Venus-tagged VP2 constructs



Venus-tagged VP2 constructs


Nannochloropsis oceanica (N. oceanica CCMP1779)


Homologous Recombination


EF/ NR promoters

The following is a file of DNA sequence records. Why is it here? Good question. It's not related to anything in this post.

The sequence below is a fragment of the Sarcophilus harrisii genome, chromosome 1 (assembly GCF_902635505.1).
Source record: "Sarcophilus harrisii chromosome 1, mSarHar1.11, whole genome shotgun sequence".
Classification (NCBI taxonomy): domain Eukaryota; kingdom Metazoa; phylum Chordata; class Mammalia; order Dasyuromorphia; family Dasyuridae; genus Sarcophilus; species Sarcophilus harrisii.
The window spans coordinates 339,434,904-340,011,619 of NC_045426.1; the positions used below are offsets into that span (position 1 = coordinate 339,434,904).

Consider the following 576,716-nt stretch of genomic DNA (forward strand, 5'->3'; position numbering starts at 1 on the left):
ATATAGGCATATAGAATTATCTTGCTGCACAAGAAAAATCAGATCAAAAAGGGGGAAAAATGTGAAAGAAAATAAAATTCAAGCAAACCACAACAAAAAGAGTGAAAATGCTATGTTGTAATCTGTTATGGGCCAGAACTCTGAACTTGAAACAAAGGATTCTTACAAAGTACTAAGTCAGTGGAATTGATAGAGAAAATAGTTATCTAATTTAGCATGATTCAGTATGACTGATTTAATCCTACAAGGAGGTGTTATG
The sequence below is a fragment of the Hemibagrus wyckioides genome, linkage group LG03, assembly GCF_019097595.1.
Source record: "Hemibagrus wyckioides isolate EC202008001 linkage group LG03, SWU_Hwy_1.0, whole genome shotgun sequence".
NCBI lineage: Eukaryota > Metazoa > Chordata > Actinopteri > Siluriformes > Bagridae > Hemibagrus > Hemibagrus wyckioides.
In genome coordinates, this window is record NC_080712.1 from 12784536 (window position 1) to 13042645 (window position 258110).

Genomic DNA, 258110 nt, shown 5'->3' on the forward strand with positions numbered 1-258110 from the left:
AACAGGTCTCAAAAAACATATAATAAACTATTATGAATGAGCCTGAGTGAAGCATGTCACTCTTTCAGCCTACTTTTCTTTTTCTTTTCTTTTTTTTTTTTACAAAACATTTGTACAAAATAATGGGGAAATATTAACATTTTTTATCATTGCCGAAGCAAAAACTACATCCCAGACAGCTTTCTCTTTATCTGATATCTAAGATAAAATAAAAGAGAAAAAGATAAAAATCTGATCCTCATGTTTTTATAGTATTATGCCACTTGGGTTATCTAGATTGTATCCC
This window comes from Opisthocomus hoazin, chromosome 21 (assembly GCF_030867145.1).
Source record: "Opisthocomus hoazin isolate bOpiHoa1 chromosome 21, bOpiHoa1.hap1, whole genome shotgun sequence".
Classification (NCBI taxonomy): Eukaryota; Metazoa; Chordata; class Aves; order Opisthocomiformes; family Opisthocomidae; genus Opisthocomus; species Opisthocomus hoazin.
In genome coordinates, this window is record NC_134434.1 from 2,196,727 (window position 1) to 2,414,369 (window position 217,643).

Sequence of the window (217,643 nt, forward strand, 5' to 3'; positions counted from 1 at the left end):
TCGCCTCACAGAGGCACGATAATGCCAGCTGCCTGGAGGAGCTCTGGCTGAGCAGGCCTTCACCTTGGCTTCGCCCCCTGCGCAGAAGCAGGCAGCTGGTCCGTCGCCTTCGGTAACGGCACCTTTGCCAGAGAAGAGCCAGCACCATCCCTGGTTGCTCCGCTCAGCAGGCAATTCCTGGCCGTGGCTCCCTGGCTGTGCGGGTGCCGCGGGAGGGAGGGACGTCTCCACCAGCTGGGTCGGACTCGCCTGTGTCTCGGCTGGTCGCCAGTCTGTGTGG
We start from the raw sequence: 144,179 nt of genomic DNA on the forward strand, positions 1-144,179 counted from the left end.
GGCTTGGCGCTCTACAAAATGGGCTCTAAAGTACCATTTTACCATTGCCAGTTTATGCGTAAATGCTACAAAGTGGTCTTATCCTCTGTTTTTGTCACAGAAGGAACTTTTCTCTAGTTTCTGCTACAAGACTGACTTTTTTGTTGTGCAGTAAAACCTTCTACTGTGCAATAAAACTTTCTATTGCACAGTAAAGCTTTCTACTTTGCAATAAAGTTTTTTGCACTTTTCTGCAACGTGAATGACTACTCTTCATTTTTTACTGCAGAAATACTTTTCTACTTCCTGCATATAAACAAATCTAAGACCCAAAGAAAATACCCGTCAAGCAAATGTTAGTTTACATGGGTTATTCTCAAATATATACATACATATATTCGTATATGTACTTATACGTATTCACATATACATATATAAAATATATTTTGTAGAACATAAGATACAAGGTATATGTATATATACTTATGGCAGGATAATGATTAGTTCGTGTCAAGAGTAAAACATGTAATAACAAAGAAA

Nannochloropsis oceanica is a unicellular oleaginous microalga of emerging biotechnological interest with a sequenced, annotated genome, available transcriptomic and proteomic data, and well-established basic molecular tools for genetic engineering. To establish N. oceanica as a eukaryotic host for recombinant protein synthesis and develop molecular technology for vaccine production, we chose the viral surface protein 2 (VP2) of a pathogenic fish virus that causes infectious pancreatic necrosis as a model vaccine. Upon stable nuclear transformation of N. oceanica strain CCMP1779 with the codon-optimized VP2 gene, a Venus reporter fusion served to evaluate the strength of different endogenous promoters in transformant populations by qPCR and flow cytometry. The highest VP2 yields were achieved for the elongation factor promoter, with enhancer effects by its N-terminal leader sequence. Individual transformants differed in their production capability of reporter-free VP2 by orders of magnitude. When subjecting the best candidates to kinetic analyses of growth and VP2 production in photobioreactors, recombinant protein integrity was maintained until the early stationary growth phase, and a high yield of 4.4% VP2 of total soluble protein was achieved. The maximum yield correlated with multiple integrations of the expression vector into the nuclear genome. The results demonstrate that N. oceanica was successfully engineered to constitute a robust platform for high-level production of a model subunit vaccine. The molecular methodology established here can likely be adapted in a straightforward manner to the production of further vaccines in the same host, allowing their distribution to fish, vertebrates, or humans via a microalgae-containing diet. KEY POINTS: • We engineered N. oceanica for recombinant protein production. • The antigenic surface protein 2 of IPN virus could indeed be expressed in the host. • A high yield of 4.4% VP2 of total soluble protein was achieved in N. oceanica.